Though Karl Rove receives a salary from Rupert Murdoch’s News Corp for his work as a Fox News Channel “political contributor,” his compensation doesn’t end there. The network frequently airs ads by his American Crossroads and Crossroads GPS political committees, as “news,” free of charge.
A ThinkProgress review of Fox News Channel broadcasts over the past twelve months revealed that Fox News programs ran all or a significant part of Crossroads ads at least 34 times — an estimated value of more than $3.6 million in free air time. Frequently, the network’s hosts run the ads during Rove’s segments and then allow him to explain and repeat their charges.
On Monday, for example, Fox News aired a significant chunk of a new American Crossroads ad attacking former Secretary of State Hillary Clinton over her handling of the attacks in Benghazi, Libya. Noting criticism the ad received from conservative columnist William Kristol, host Martha MacCullum asked Rove: “What say you?”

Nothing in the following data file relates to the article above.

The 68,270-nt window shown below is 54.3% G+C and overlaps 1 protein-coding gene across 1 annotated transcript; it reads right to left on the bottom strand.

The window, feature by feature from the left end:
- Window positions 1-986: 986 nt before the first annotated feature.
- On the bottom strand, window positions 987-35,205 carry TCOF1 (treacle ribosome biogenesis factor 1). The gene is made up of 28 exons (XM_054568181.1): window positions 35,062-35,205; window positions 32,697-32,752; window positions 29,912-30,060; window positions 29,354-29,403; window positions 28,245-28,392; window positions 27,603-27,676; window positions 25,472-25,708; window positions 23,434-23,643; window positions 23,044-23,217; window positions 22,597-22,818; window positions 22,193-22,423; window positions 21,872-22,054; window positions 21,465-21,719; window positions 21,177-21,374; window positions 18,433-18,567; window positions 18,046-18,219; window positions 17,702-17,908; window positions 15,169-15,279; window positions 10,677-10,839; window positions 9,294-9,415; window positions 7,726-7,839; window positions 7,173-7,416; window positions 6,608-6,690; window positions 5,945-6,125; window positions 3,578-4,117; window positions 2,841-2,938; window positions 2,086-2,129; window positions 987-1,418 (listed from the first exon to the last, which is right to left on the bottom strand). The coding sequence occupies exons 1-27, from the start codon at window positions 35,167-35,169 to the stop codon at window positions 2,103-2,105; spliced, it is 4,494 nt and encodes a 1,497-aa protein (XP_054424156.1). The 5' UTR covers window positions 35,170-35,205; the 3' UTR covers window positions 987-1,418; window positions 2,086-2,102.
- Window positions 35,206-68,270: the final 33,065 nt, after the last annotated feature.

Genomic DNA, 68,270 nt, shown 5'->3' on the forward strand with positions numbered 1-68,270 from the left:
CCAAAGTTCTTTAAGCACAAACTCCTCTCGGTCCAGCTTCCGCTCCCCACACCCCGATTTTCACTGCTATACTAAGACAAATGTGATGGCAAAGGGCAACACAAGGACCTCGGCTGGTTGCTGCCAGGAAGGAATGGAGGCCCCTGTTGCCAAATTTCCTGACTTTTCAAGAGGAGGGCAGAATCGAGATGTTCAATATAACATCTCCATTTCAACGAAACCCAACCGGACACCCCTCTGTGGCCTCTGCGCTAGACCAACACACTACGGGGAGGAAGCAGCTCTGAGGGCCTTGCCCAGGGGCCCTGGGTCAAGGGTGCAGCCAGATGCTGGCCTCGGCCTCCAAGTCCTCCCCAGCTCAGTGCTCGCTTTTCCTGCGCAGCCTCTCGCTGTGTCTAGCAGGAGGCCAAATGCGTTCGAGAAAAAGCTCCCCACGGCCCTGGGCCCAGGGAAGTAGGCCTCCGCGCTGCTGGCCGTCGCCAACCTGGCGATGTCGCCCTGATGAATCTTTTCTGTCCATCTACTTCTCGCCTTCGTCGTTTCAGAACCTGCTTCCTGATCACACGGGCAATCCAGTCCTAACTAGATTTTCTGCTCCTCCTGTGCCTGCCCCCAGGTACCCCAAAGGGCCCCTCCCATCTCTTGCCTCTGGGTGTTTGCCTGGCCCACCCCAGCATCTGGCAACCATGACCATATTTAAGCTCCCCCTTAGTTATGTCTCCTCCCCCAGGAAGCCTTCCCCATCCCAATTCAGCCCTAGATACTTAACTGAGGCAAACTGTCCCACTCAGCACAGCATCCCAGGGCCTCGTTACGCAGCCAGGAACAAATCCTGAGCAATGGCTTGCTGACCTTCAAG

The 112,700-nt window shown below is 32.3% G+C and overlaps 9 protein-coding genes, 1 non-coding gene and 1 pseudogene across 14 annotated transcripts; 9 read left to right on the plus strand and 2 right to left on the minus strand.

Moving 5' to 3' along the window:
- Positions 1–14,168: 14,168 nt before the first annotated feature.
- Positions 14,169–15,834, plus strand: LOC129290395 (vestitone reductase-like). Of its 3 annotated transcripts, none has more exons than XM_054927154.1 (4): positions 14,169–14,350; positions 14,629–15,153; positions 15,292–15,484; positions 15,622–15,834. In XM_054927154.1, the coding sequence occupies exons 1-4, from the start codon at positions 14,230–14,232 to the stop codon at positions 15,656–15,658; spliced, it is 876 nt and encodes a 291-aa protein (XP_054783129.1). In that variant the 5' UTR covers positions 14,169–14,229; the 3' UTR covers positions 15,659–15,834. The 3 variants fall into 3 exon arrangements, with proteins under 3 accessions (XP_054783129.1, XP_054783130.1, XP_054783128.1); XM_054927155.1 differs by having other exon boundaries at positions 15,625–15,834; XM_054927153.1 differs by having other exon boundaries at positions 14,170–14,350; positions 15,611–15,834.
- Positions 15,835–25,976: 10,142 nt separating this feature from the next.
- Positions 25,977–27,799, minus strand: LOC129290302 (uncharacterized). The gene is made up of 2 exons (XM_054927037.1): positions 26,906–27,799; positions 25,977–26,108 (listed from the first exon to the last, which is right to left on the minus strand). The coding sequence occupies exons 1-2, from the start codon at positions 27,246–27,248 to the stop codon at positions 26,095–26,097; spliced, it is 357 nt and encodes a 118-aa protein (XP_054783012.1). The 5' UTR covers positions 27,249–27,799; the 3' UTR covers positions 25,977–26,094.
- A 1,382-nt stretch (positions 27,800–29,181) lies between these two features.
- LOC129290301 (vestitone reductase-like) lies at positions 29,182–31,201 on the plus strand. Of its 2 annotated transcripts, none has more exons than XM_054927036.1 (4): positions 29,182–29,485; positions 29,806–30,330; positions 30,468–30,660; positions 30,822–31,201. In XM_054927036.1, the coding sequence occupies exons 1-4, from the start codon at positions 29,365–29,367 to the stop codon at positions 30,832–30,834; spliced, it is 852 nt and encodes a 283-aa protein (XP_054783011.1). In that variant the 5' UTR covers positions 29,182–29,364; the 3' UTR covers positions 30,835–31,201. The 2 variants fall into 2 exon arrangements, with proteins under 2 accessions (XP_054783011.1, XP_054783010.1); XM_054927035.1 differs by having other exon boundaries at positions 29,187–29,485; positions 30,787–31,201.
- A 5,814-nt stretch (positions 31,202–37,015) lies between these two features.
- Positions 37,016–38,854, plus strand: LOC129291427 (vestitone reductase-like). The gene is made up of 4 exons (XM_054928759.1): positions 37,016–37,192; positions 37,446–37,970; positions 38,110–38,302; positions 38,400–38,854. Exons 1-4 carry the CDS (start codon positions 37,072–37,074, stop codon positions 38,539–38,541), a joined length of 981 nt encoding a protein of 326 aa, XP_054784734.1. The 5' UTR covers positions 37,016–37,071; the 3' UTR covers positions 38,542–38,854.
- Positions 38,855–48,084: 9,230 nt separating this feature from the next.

Watch the video:
According to TVEyes Media Monitoring Suite, a subscription-only search engine for TV broadcasts, a 30-second slot on America’s Newsroom program has a “national publicity value” of $79,445.92. But because the ad was shown during the programming, Rove and American Crossroads got 20-something seconds of the ad for free, rather than having to pay Fox News Channel or local cable companies for the air time. What’s more, he was then paid to promote his own advertisement.
ThinkProgress found eight other recent Fox News broadcasts featuring Crossroads commercials in TVEyes, with an estimated value of about $580,000 combined. A Nexis search of other Fox News transcripts found at least 25 other times when hosts showed significant clips of ads. Estimating the value of these slots based on an average of recent “national publicity values” for each suggests they were worth more than $3 mllion. It is worth noting that ratings for Fox News (and all news networks) have been lower in 2013 than in the 2012 election year, so the value of the pre-election ad plays would likely have been even higher.